“All this opportunity is great, but how to navigate it and keep yourself consistently working and making your living has been the challenging part,” said Stu Zicherman, a writer and showrunner whose credits include “The Americans” on FX and HBO’s “Divorce.”

When Ms. Reindl got her start, network series had 24 episodes or more a season. The typical TV writer’s schedule looked something like this: Get hired by May or June, write furiously for most of the year, and then take a six-week hiatus before the process started again.

The seasonal rhythms that had been in place for TV writers since the days of “I Love Lucy” started to change more than two decades ago, when cable outlets put out 13-episode seasons of shows like HBO’s “The Sopranos” and, later, AMC’s “Mad Men.”

Streaming platforms have revised that model further: eight-episode seasons of Netflix’s “Stranger Things” and Disney Plus’s “The Mandalorian”; six-episode seasons of Amazon Prime Video’s “Fleabag”; three- and six-episode batches of Netflix’s “Black Mirror.” Cable has replied in kind, offering fewer than 12-episode runs of shows like “Atlanta” on FX and “Silicon Valley” on HBO.

“I think they’re experimenting with the shortest product they can still call a TV series,” said Steve Conrad, the president of Elephant Pictures, a production company in Chicago. “I couldn’t keep this company together if it was fewer than eight, and it’s coming.”

In addition to shortening season lengths, the streaming platforms have ignored the school-year-style calendar of television’s network days, with its premieres in the weeks after Labor Day and finales late in the spring. Netflix has served up new seasons of its most-watched program, “Stranger Things,” in July. Apple TV Plus unveiled one of its most-hyped shows, “Little America,” in the middle of January.

The rise of streaming has fattened the wallets of superstar writer-producers like Shonda Rhimes and Ryan Murphy, while also giving chances to unproven writers. But the medium’s shorter seasons and unpredictable cadences have made it harder for writers in Hollywood’s middle class to plot out a year’s work in a way that doesn’t leave them nervous when mortgage payments are due.

Complicating the issue is that streaming platforms have been known to take more time to make an episode than their network and cable counterparts. For many writers, that meant less money for more hours, and they complained to their union representatives.

“Five years ago, it grew from an isolated problem to a dominant problem,” said Chuck Slocum, the assistant executive director of the Writers Guild of America, West. “We had half of our members wake up and realize one day that they’re making half the money that they were making.”

The union worked out some protections for its members. Since 2018, studios are sometimes required to pay writers extra when filming runs longer than expected.

That change kicked in too late to help Lila Byock, a writer whose credits include HBO’s “The Leftovers” and Hulu’s “Castle Rock.” She said she was hired on a scripted series that she figured would last 10 months. Instead, it took nearly 18 months, which caused her to pass on other writing jobs.

“It gets tricky,” Ms. Byock said. “That wasn’t what I had budgeted for two years of my life.”

On the flip side, streaming seasons that require a short time commitment — say, eight months — can also wreak havoc on a writer’s schedule. “You’re not being paid by the studio for five months of the year, but that’s not enough time to take on another show,” said Mr. Conrad, of Elephant Pictures.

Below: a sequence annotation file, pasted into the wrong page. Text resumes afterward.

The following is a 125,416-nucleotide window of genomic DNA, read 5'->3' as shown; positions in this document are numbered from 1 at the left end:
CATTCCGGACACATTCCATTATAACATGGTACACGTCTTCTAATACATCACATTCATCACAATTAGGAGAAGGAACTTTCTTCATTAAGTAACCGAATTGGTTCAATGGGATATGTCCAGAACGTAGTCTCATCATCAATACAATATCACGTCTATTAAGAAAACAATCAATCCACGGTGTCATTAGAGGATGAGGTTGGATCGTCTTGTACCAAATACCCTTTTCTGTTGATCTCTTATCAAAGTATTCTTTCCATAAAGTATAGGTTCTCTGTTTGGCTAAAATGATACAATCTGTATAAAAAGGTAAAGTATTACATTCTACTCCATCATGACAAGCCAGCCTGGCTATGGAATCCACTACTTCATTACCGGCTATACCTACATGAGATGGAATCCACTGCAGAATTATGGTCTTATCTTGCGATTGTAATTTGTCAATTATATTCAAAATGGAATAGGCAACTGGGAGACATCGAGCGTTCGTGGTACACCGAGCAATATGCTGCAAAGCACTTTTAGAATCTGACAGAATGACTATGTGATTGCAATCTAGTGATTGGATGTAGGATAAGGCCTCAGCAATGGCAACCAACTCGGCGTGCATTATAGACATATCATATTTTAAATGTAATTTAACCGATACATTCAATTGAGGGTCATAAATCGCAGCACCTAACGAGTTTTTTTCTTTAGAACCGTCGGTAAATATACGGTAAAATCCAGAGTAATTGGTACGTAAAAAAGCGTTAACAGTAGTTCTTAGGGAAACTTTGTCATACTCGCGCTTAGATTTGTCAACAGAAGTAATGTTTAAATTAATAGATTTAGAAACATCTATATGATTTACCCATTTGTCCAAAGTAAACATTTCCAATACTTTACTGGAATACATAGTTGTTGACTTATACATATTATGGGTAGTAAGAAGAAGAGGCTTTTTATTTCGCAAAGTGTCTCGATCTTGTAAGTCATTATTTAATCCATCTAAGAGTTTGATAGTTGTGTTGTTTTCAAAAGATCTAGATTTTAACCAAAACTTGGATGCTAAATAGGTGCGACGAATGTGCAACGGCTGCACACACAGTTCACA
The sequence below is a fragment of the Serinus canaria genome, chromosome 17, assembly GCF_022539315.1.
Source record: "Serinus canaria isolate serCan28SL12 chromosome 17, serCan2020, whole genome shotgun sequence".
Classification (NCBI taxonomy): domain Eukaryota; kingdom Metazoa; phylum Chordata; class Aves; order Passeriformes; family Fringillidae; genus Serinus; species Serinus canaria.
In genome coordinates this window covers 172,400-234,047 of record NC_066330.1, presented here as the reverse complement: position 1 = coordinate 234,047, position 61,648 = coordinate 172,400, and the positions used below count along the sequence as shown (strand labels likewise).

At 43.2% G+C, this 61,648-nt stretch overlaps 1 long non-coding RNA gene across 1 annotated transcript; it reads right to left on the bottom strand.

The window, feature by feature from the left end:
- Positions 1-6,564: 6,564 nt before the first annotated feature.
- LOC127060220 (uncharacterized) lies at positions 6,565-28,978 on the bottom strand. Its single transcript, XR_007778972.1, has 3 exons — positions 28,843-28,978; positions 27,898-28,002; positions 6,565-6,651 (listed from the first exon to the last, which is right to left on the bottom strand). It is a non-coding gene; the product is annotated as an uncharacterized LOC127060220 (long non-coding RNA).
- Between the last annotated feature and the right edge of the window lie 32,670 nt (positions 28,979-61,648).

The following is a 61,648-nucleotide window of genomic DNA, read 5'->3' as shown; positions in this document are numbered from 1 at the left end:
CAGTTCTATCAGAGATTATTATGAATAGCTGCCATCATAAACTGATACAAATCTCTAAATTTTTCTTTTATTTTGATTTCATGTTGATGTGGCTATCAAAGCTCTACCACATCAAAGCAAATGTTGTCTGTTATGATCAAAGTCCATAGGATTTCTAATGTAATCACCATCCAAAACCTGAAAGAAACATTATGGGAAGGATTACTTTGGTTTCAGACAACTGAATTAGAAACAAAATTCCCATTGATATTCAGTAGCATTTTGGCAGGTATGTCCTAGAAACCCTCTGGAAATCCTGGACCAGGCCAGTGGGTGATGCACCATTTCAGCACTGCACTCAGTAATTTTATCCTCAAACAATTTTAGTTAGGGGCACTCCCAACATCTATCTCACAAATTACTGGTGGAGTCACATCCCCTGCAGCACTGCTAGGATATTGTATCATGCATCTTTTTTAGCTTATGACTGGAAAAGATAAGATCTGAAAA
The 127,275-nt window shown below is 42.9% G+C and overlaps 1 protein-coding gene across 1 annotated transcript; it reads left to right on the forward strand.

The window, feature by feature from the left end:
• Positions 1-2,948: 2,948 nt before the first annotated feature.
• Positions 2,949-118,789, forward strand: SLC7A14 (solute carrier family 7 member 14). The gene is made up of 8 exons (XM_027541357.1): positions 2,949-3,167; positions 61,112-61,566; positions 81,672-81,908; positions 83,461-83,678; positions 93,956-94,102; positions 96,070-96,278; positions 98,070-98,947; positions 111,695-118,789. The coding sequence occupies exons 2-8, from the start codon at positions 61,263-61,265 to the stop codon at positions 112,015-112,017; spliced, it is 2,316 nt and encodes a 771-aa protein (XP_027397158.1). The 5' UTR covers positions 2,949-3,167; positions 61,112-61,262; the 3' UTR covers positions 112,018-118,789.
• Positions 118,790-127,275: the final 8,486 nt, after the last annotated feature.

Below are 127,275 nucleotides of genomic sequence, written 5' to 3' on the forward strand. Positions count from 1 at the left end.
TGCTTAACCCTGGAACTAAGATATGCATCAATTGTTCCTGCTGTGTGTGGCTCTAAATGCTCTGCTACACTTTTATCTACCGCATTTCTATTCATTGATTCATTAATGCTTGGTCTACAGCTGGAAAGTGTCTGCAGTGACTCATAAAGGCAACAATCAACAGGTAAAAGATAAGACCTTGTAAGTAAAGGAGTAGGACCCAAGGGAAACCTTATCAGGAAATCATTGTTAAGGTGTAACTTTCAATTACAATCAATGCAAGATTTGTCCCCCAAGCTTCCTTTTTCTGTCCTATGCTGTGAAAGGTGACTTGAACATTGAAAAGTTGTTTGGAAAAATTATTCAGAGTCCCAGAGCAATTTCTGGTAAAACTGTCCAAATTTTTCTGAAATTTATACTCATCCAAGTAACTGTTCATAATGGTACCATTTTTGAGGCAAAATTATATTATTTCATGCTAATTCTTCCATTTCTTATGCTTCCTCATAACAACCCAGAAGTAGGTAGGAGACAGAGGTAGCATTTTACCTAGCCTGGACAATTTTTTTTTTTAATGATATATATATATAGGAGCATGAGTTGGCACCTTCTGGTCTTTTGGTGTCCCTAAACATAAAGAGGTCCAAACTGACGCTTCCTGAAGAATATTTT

The old TV calendar is not quite dead. Major producers of network shows, like Dick Wolf and Chuck Lorre, still must come up with at least 22 episodes per season of shows like NBC’s “Chicago P.D.” and CBS’s “Young Sheldon.” But with new streaming platforms like NBCUniversal’s Peacock and HBO Max set to start in the spring, the lives of many TV writers are likely to get more chaotic.

“I have friends working in network television and it’s like they’re on a different planet,” said Harley Peyton, a writer and co-executive producer of “Project Blue Book,” a History Channel series with 10 episodes a season.

He described staff positions on network shows as “the last full-time jobs in this business,” adding that “those jobs are extraordinarily difficult to get.”

The 10 established Hollywood writers who discussed the changes in the industry with The New York Times were careful to point out that they were still able to make good money, even amid the digital disruption of their industry. And yet, they said, it is common for veteran writers these days to be paid as if they were rookies.

Jonathan Shikora, a Los Angeles lawyer who represents actors and writers, suggested that longtime TV writers were now underpaid. “Should I be getting the same as some new writer whose script I’m rewriting because their work is so green and new and I’m teaching that person?” he asked.

The new economy has some writers thinking twice about moving up the ranks to the position of executive producer. “What I’m starting to see is a lot of friends being like, ‘Why would I ever want to be a showrunner?’” Ms. Byock said, referring to the hands-on executive producer in charge of the writers’ room. “If you’re making the same amount you could be making doing a much less stressful job, why wouldn’t you just do that?”

Rob Long, once a writer and an executive producer of the long-running NBC sitcom “Cheers,” said he had tried to make allowances for the changes when he was in charge of “Sullivan & Son,” a TBS sitcom.

That show had 10 episodes in its first two seasons and 13 in its third, a significant change from the 28-episode final season of “Cheers.” That was fine with the financially secure Mr. Long, who said, “I got to be honest, I thought it was fantastic.” The difficulty came when he was hiring staff writers.